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Disabled Models Are Everything That is Right with the World

Disabled Models Are Everything That is Right with the World

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To say that the fashion industry can be a little exclusionary is a like saying lemon juice makes a less than ideal substitute for contact solution. Between heavily photoshopped women, an almost complete absence of People of Color, and unrealistic, often dangerous, levels of thinness forced upon models, who exactly are they trying to represent?? The fashion industry seems to be more concerned with producing digitally edited chimeras out of their models than creating clothing which make people happy about themselves, which, presumably, should be their aim.

However, there is some good news. There are those trying to change the bleak, misogynistic hellscape which is the modern fashion industry. These people are disabled models, and they are everything we could ever want.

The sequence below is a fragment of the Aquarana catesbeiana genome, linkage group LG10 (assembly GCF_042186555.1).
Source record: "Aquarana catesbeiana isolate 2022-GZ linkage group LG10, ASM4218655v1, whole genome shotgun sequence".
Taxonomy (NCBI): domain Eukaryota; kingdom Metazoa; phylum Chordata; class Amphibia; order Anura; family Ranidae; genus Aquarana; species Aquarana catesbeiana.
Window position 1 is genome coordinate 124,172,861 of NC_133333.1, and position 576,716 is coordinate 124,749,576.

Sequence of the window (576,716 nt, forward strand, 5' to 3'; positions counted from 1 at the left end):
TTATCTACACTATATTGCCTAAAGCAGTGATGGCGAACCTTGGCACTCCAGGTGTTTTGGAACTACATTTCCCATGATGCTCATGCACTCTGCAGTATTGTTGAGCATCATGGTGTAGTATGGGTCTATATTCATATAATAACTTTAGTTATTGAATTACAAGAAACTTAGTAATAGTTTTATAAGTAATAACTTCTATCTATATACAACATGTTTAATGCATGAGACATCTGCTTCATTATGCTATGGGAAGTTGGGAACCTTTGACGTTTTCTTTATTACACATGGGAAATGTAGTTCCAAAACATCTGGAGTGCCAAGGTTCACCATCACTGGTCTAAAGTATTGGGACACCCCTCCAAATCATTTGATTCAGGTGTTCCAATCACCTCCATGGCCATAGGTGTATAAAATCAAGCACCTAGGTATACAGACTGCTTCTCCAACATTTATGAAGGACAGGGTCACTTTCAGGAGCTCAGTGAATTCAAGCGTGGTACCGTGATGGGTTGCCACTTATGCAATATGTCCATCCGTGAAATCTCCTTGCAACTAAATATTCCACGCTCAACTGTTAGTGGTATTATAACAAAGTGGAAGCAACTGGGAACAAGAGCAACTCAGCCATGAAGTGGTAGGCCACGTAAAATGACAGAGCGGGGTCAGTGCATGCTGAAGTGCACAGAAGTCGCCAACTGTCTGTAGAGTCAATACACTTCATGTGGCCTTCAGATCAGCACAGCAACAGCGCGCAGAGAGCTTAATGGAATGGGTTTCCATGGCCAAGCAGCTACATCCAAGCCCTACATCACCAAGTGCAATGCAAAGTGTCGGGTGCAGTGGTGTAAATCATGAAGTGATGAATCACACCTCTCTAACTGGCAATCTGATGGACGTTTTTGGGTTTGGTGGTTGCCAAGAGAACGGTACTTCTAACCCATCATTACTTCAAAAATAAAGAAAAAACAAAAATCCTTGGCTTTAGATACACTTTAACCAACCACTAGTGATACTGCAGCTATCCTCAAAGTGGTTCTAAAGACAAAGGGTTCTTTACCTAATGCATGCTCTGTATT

Disabled Models Are Everything That is Right with the World

Source: Daily Mail

Disabled models are taking the industry by storm and turning ableist conventions of the fashion industry on their head. New York Fashion Week turned plenty of heads by partnering with Fondazione Vertical and Models of Diversity to put on an incredible (and incredibly diverse) fashion show called “Loving You.” The models wore futuristic, almost space age, clothes to symbolize the New York Fashion Week’s promise to be forward thinking.

The show’s models ranged from the best known to the most obscure. Not only did the fashion show cater to models of all kinds of fame — it was also open to models with any kind of disability. Actors with developmental as well as physical disabilities were in attendance, the most famous of whom was Jamie Brewer, a star from several seasons of American Horror Story. “We’re role models, not just runway models,” the actress and model said. The show also featured Jack Eyers, the first male amputee to ever walk the New York Runway. The only way “Loving You” could have been any more amazing would have been to have Kathrine Beattie, a woman with cerebral palsy and member of the competitive wheelchair motocross scene, had shredded a half pipe while wearing a designer dress.

There are a lot of industries with problematic histories, everything from television, to publishing, to the tech sector. The male dominance of space leads to most sectors, especially those where there’s money to be made, potentially very problematic. But if “Loving You” has proved one thing, it’s that even the most problematic scenes can become a place of accessibility and love.